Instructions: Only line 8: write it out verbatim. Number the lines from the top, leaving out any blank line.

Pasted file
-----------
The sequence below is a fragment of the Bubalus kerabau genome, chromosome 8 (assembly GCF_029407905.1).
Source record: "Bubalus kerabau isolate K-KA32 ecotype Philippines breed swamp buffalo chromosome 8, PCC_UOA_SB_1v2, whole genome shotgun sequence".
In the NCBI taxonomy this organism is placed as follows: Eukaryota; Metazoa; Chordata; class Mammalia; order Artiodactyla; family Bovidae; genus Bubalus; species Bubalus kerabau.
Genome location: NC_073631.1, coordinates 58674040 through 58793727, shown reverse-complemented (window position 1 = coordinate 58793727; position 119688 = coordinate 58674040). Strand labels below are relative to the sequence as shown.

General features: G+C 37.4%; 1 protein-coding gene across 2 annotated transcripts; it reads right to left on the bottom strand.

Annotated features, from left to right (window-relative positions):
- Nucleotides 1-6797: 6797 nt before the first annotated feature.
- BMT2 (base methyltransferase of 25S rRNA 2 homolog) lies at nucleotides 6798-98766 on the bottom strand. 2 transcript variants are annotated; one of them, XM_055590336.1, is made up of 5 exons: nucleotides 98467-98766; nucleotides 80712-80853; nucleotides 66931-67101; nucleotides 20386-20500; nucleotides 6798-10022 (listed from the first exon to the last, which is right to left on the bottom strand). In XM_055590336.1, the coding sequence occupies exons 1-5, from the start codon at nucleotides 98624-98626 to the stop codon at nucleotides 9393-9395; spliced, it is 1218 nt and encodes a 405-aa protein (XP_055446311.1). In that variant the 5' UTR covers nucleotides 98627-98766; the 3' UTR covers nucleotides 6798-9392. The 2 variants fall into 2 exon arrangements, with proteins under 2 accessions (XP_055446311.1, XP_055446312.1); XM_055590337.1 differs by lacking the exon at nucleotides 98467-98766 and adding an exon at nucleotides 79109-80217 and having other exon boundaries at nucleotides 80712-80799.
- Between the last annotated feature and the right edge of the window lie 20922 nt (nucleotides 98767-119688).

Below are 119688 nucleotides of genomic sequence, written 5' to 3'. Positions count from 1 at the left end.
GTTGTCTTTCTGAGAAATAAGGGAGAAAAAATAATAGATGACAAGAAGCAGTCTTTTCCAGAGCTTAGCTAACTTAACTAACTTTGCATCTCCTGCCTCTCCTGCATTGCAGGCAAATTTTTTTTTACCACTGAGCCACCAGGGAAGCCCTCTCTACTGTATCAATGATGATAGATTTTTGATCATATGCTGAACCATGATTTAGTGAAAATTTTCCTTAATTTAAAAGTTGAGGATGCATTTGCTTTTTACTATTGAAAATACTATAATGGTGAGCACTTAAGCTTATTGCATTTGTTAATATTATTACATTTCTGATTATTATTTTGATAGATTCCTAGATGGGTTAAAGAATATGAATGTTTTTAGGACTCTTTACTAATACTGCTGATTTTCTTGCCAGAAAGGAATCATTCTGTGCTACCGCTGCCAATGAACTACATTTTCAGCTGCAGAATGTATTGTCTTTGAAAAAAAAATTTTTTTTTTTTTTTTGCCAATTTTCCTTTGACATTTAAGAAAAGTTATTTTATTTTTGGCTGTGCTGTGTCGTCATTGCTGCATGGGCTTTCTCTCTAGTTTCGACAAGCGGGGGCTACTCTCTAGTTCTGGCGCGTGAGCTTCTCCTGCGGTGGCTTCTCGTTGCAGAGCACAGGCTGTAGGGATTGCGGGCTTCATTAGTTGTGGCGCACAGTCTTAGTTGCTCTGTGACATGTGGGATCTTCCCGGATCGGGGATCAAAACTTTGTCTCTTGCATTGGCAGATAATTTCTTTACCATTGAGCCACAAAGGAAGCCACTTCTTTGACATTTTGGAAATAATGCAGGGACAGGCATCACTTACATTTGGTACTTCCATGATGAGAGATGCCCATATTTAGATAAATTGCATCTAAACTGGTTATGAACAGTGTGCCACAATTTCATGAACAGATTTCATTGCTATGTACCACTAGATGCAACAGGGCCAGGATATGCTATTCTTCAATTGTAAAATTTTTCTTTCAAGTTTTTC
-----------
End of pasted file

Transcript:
- BMT2 (base methyltransferase of 25S rRNA 2 homolog) lies at nucleotides 6798-98766 on the bottom strand. 2 transcript variants are annotated; one of them, XM_055590336.1, is made up of 5 exons: nucleotides 98467-98766; nucleotides 80712-80853; nucleotides 66931-67101; nucleotides 20386-20500; nucleotides 6798-10022 (listed from the first exon to the last, which is right to left on the bottom strand). In XM_055590336.1, the coding sequence occupies exons 1-5, from the start codon at nucleotides 98624-98626 to the stop codon at nucleotides 9393-9395; spliced, it is 1218 nt and encodes a 405-aa protein (XP_055446311.1). In that variant the 5' UTR covers nucleotides 98627-98766; the 3' UTR covers nucleotides 6798-9392. The 2 variants fall into 2 exon arrangements, with proteins under 2 accessions (XP_055446311.1, XP_055446312.1); XM_055590337.1 differs by lacking the exon at nucleotides 98467-98766 and adding an exon at nucleotides 79109-80217 and having other exon boundaries at nucleotides 80712-80799.